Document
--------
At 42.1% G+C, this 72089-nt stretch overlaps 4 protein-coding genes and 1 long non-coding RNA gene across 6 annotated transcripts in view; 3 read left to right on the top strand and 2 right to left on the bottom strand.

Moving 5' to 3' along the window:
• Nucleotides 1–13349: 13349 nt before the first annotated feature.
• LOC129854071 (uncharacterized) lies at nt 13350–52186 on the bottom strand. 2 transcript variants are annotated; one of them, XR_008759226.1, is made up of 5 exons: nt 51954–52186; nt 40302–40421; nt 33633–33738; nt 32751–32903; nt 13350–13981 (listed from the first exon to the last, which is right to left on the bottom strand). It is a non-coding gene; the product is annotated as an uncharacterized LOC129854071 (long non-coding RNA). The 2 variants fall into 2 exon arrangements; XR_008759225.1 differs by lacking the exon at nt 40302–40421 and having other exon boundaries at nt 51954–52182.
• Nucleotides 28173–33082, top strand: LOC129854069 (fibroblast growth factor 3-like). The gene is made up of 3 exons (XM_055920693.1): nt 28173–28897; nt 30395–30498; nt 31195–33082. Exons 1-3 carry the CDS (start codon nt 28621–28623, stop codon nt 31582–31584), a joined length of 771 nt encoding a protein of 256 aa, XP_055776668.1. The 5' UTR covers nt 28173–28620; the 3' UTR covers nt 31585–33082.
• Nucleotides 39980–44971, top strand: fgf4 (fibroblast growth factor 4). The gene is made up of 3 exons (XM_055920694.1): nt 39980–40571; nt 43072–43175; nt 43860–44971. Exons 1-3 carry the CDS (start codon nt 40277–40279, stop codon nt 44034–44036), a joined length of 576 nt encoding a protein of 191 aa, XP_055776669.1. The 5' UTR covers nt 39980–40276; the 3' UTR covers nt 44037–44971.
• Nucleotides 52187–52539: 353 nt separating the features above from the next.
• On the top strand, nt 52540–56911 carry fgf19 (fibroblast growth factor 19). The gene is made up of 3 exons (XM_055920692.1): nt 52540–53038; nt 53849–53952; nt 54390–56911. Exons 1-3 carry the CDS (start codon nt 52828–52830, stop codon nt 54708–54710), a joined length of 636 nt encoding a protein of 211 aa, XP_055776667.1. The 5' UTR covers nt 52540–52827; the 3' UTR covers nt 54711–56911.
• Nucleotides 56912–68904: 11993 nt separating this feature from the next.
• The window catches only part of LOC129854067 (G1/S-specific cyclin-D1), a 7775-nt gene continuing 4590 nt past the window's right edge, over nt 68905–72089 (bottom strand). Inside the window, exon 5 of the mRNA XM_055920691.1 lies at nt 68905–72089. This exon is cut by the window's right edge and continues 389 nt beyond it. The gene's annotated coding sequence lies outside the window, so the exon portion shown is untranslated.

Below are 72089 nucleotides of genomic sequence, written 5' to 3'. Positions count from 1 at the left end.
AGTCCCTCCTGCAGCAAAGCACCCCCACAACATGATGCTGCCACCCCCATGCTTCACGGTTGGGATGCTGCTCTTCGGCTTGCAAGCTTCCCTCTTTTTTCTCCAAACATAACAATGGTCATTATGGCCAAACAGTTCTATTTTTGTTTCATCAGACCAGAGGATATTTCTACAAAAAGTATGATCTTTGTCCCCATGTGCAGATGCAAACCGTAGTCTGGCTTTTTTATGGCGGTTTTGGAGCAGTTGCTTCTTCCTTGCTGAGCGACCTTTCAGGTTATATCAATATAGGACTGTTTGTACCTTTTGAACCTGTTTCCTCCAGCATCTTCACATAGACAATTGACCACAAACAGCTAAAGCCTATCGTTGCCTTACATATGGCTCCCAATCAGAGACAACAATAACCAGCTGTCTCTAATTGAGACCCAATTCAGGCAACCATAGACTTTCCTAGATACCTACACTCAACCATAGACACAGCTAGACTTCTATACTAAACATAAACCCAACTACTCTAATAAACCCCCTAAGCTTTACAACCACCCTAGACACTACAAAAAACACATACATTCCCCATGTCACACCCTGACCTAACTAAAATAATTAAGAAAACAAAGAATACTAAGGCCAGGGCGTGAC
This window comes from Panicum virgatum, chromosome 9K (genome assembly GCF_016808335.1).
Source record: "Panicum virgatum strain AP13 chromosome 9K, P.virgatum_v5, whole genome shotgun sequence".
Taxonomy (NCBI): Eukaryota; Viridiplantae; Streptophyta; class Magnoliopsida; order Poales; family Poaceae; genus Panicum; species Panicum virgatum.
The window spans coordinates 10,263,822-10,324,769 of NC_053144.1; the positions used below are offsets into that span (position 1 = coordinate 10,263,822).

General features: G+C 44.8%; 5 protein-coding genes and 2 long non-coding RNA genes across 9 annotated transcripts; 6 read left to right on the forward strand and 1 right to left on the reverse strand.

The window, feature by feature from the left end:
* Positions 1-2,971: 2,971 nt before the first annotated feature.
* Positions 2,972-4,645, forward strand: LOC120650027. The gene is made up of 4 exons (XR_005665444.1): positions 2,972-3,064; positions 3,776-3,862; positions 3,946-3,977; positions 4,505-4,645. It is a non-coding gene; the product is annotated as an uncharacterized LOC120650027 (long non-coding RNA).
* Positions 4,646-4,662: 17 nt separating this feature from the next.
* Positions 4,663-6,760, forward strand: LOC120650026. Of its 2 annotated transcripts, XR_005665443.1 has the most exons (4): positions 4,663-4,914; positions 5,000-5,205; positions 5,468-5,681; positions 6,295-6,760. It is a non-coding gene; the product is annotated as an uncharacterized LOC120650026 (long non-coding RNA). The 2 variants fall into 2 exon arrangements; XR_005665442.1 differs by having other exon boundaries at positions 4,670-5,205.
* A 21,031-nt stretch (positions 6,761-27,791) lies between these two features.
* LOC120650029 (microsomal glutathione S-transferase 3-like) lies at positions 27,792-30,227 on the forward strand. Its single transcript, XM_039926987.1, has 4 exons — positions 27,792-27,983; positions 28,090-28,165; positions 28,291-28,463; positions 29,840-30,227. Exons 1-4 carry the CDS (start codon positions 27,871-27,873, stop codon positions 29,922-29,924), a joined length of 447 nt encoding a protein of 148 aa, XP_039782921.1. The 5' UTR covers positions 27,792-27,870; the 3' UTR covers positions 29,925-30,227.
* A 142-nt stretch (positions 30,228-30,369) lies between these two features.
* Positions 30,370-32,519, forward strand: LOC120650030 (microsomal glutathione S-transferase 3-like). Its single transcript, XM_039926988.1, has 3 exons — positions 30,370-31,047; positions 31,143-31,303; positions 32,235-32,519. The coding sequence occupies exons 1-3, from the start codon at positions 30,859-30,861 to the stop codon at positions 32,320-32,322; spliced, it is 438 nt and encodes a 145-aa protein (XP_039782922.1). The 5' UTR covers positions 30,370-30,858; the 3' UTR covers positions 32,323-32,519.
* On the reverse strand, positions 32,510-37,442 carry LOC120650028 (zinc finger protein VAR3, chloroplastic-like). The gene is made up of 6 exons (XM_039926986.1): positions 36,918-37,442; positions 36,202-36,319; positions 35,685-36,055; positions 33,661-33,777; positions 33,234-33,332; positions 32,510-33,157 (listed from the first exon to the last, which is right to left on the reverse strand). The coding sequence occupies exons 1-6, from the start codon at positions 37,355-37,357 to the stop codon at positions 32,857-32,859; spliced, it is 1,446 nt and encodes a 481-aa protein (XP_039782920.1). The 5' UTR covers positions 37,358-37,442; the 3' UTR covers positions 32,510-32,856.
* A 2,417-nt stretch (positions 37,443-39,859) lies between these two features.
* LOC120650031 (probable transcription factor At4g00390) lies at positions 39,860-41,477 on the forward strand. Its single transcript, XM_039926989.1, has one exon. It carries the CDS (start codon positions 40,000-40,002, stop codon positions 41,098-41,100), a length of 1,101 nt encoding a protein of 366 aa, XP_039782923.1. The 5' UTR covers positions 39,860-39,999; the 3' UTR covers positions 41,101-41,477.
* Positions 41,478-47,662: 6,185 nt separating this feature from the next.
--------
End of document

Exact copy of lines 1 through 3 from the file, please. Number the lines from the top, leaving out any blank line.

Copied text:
At 42.1% G+C, this 72089-nt stretch overlaps 4 protein-coding genes and 1 long non-coding RNA gene across 6 annotated transcripts in view; 3 read left to right on the top strand and 2 right to left on the bottom strand.

Moving 5' to 3' along the window:
• Nucleotides 1–13349: 13349 nt before the first annotated feature.